In chemistry we relate macroscopic, observable change to transformations at the molecular level that go unseen through the shorthand of symbolic representation. For the most part, we are comforted by the fact that we can at least observe the macroscopic. Here is a wonderful representation of the way chemical reactions take place that may help you understand chemical kinetics and thermodynamics.

Although tetraethyllead left its own toxic trail, the human toxicity of lead compounds was not the driving force for the removal of TEL from fuels. Eventually TEL was removed to make way for the catalytic converter in an effort to reduce the damage from nitrogen oxides and ozone. This is a discussion of the $$NO_x$$ and Tropospheric Ozone ($$O_3$$) problem. To understand this section fully, you need to be familiar with the principles of chemical kinetics, chemical equilibrium, thermochemistry and thermodynamics described in your chemistry text. This section amplifies on those principles and applies them to the design, manufacture and use of fuels and engines.

Consider the chemical reactions:

$\ce{N_2 + O_2 \rightarrow 2NO}$

$\ce{ 3/2 O_2 \rightarrow O_3}$

Macroscopic Observations of the Air Around Us:

• Does the chemical reaction between nitrogen and oxygen to give nitric oxide ($$NO$$) take place at room temperature and pressure to any great extent?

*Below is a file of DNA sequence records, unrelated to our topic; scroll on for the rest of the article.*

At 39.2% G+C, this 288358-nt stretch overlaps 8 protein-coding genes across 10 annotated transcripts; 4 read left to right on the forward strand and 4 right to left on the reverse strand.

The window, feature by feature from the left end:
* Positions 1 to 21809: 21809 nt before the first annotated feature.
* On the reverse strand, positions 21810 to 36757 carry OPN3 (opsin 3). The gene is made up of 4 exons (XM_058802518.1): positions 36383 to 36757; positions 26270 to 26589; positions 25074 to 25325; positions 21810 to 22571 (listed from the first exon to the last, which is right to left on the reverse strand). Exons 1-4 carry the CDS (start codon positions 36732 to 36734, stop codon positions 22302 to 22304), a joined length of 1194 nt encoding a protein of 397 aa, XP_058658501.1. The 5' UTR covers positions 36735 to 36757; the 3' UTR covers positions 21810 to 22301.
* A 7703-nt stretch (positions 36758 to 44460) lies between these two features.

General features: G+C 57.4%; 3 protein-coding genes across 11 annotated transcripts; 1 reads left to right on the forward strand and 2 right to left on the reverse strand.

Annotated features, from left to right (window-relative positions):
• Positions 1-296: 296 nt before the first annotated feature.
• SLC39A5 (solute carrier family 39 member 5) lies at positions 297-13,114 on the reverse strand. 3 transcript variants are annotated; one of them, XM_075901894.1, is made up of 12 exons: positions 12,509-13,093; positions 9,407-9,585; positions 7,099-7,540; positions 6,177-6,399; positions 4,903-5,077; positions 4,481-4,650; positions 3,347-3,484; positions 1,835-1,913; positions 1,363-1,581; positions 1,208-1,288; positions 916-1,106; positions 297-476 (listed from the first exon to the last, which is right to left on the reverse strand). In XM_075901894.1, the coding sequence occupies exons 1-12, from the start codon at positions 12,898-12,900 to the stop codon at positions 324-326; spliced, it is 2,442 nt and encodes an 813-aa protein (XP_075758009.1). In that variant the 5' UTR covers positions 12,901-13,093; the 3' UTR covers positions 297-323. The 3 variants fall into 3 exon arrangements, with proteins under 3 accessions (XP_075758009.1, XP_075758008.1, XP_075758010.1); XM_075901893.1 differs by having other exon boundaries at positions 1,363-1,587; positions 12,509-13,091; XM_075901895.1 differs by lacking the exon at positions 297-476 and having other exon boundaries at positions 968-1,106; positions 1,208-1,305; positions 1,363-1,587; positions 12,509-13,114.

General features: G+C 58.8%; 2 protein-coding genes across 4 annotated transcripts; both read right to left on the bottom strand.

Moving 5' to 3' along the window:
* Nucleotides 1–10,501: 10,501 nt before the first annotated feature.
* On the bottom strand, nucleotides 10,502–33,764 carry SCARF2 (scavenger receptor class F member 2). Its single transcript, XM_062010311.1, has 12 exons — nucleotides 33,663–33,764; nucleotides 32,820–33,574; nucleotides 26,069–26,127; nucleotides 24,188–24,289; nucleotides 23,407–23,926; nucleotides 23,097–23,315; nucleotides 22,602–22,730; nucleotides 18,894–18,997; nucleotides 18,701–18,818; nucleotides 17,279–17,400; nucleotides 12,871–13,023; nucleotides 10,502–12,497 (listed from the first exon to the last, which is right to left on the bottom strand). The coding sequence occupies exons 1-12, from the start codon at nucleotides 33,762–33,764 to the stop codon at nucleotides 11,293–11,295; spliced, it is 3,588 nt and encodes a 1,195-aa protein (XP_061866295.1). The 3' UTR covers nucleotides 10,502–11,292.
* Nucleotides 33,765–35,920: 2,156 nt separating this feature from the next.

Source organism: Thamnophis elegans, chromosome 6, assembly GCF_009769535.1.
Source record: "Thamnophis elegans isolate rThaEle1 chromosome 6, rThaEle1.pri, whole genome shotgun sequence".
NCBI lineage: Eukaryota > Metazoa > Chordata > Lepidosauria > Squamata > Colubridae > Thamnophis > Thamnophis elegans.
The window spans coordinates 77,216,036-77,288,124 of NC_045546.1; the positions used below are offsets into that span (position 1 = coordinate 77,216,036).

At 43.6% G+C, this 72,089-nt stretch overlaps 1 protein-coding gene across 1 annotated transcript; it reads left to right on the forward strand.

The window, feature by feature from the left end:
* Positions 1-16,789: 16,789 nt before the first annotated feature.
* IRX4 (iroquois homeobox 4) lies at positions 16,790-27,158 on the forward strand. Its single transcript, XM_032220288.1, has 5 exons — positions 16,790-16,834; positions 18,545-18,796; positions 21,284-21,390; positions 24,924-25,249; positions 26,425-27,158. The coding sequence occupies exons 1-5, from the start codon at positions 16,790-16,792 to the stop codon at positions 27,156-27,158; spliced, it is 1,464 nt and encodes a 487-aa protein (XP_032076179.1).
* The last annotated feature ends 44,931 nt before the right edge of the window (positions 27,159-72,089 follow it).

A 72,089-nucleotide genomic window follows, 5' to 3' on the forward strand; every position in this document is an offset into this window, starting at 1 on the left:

• Does oxygen convert to ozone ($$O_3$$)?

What is your intuitive answer? What is the evidence that it does not? Is it important, for example that the earth's atmosphere consists of 79% nitrogen and 20% oxygen and virtually no ozone and the two substances appear to coexist without undergoing any spontaneous chemical reaction?

Figure 10.1: Smog in New York City as viewed from the World Trade Center in 1978

But we do see, hovering over our cities a brown haze we call photochemical smog. We can measure the gaseous impurities - we find ozone there. We also find nitrogen oxides ($$NO_x$$) and that they are at higher concentrations in the daytime than at night. It turns out this photochemical smog is a result of the production of nitric oxide in the confined and extraordinary conditions of the automobile cylinder or in power plants at a temperature above 2000 degrees Celsius. Under these conditions nitric oxide ($$NO$$) is formed and is emitted to the atmosphere, there to begin the process of smog formation through the production of ozone.

## Microscopic Evaluation

Nitric oxide molecules form a colorless gas, but the substance is highly reactive in the presence of oxygen. In the atmosphere, $$NO$$ molecules react with oxygen rapidly to form $$NO_2$$. $$NO_2$$ production starts a cascade of chemical reactions that produces the oxygen allotrope, ozone ($$O_3$$). Ozone is harmful in the lower atmosphere. More complex reactions of ozone cause photochemical smog.

Look at this sequence of chemical reactions:

$\ce{NO} + \ce{1/2O_2} \rightarrow \underbrace{\ce{1/2} NO_2}_{\text{brown gas}}$

$\ce{ 1/2 NO_2 ->[ h\nu] NO + O}$

$\ce{O + O_2 \rightarrow O_3}$

The brown gas, nitrogen dioxide decays back to $$NO$$ and an oxygen atom and the oxygen atom reacts with an oxygen molecule to form ozone. Take a moment to sum the chemical reactions just as you would partial algebraic equations:

$\ce{3/2 O_2 \rightarrow O_3}$

Note that:

• NO, NO2 , and the oxygen atom do not appear in the final summation. This means there is not net increase or decrease in their concentrations - they are produced in one step and disappear in another.